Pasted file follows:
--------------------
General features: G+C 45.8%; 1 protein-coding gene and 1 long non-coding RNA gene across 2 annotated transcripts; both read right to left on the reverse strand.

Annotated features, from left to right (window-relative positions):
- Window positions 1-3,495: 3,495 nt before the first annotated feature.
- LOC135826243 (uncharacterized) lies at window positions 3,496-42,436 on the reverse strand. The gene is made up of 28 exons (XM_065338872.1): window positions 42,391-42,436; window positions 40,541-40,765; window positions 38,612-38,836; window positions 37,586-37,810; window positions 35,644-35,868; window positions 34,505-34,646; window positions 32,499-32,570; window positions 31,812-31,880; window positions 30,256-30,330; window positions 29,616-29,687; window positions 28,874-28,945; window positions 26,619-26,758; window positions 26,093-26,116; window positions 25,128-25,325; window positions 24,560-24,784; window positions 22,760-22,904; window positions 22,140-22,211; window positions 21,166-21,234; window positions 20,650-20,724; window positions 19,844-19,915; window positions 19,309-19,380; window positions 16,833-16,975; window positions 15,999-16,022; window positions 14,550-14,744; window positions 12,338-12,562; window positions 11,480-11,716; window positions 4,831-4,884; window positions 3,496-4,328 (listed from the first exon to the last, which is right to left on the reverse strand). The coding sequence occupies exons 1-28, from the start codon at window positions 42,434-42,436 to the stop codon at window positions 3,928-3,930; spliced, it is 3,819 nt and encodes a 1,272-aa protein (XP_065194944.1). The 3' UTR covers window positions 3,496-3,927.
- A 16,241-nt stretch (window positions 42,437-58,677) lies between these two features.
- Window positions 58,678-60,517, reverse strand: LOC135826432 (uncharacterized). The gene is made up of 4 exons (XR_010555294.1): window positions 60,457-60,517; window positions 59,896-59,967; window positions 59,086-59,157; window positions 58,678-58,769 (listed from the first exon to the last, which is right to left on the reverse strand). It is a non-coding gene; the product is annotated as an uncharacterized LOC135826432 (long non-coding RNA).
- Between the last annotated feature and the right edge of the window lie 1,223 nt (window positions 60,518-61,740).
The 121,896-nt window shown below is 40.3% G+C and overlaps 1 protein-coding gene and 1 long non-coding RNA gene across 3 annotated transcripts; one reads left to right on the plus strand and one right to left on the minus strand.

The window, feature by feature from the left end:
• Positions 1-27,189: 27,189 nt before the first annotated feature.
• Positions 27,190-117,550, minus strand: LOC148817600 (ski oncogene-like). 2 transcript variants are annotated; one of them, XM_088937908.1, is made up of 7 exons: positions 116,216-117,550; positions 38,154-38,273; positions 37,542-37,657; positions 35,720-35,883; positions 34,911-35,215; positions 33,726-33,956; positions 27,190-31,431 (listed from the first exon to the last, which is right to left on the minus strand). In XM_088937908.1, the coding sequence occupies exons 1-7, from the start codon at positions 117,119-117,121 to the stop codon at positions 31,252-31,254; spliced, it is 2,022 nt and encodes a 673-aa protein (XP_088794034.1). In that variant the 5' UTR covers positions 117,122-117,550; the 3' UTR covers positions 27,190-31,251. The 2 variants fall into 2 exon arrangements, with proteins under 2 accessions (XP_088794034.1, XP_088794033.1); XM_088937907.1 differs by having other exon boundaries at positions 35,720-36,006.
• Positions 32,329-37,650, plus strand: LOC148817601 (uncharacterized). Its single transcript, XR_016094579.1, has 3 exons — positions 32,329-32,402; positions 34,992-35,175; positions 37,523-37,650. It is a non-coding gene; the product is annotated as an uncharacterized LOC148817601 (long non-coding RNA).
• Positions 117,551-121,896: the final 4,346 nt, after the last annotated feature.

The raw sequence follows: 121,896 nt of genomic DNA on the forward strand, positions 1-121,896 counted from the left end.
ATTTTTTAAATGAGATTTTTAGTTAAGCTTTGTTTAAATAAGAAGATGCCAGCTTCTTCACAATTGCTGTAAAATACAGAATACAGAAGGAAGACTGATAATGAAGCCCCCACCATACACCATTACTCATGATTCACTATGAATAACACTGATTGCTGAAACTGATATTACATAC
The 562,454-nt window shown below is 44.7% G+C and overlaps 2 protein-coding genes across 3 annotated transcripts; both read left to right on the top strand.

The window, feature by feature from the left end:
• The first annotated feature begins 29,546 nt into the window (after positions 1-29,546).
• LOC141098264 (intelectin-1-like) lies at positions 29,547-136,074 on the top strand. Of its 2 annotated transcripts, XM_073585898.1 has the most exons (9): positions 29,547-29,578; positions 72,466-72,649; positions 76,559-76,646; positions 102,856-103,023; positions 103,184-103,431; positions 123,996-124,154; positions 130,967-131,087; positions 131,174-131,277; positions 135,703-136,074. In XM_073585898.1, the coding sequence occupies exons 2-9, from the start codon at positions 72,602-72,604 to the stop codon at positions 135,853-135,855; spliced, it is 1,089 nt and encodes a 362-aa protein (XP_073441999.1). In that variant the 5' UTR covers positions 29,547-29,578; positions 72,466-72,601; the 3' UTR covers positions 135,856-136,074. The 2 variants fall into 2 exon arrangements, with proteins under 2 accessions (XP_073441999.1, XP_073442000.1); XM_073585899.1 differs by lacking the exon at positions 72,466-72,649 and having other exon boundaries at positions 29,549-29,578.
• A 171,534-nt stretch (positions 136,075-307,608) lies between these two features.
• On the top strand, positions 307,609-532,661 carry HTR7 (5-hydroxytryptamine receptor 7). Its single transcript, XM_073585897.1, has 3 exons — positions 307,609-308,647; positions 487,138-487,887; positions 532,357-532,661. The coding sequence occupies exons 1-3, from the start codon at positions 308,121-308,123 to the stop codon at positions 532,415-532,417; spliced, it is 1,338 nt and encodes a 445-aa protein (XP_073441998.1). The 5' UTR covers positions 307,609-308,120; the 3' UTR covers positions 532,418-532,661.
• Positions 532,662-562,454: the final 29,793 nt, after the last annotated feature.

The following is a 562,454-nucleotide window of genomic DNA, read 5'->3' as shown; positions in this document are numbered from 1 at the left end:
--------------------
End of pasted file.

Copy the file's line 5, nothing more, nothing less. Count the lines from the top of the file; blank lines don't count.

- A 16,241-nt stretch (window positions 42,437-58,677) lies between these two features.